Jump to main content

Mackessy Venom Analysis Lab

Header image

 Venomous reptiles and their venoms represent an intriguing example of chemical-based predation, and venoms represent one of the most complex oral secretions found among animals. With an evolutionary history of well over 100 million years, it is not surprising that a variety of adaptive responses have evolved among reptiles, particularly among the advanced colubroid snakes. At once both complex and conservative, venoms contain a myriad of components, and a venom from a single individual may contain 100+ protein/peptide constituents. However, of the thousands of protein families currently known to exist in nature, only about 26 families are represented in reptile venoms – hence, reptile venom evolution is rather conservative, and only a small number of protein scaffolds appear “suitable” as candidates for toxins. In spite of this limited protein family diversity, structural variants may show vastly different pharmacologies and activities, so the opportunities for new compound discoveries, structure/function studies of proteins, and exploring the evolution of complex trophic systems are significant and numerous. A UNC-produced podcast that discusses some aspects of our research can be found here:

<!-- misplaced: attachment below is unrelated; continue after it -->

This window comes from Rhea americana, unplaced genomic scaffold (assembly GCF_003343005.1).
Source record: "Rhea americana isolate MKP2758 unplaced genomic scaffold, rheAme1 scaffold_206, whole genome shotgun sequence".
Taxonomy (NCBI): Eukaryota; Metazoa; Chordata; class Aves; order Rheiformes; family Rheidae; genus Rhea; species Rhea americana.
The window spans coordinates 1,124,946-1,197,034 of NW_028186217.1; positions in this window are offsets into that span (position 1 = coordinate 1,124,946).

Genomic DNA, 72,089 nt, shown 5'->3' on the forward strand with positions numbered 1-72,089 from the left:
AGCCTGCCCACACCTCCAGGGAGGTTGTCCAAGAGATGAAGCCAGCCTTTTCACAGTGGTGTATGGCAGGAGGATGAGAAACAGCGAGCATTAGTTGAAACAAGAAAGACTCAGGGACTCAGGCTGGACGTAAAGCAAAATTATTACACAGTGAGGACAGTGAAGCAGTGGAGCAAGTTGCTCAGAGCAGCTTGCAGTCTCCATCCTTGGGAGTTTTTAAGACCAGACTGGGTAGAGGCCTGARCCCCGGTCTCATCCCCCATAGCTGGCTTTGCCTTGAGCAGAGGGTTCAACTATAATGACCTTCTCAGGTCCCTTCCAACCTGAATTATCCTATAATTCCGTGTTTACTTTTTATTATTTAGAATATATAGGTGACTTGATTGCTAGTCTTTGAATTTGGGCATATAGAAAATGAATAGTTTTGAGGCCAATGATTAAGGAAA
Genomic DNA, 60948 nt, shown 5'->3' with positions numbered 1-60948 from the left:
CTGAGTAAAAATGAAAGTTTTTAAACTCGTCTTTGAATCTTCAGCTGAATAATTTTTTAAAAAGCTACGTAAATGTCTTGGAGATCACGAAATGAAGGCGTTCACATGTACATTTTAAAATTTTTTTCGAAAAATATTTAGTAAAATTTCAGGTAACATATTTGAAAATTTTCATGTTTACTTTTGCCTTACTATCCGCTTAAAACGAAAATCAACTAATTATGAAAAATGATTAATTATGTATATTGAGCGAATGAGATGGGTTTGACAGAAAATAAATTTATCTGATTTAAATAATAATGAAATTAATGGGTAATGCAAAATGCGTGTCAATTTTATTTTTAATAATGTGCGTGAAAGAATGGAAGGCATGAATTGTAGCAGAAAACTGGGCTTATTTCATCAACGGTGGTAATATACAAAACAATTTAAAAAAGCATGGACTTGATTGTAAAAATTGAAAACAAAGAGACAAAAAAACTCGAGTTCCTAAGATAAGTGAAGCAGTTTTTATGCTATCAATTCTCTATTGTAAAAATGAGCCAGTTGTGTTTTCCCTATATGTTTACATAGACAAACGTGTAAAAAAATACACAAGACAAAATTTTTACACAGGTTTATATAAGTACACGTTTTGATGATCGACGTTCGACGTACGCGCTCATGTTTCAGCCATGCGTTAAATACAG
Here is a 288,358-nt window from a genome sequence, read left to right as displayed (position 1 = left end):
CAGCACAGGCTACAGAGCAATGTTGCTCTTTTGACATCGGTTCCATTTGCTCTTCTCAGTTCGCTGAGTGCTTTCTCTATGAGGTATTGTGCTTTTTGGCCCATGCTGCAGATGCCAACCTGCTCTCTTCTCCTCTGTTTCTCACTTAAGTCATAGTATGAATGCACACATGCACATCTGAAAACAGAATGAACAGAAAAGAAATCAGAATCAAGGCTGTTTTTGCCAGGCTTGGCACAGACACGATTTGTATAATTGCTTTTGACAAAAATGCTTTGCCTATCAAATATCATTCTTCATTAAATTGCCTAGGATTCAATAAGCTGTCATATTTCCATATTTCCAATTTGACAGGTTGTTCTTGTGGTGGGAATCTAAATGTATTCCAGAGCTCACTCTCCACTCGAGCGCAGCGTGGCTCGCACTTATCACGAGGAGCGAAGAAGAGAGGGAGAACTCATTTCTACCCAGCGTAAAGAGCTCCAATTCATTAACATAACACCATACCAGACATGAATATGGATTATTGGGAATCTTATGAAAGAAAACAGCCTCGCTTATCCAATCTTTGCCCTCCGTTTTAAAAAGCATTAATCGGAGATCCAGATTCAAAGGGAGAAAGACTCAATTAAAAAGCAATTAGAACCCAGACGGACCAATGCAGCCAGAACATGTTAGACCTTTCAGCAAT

Ahaetulla prasina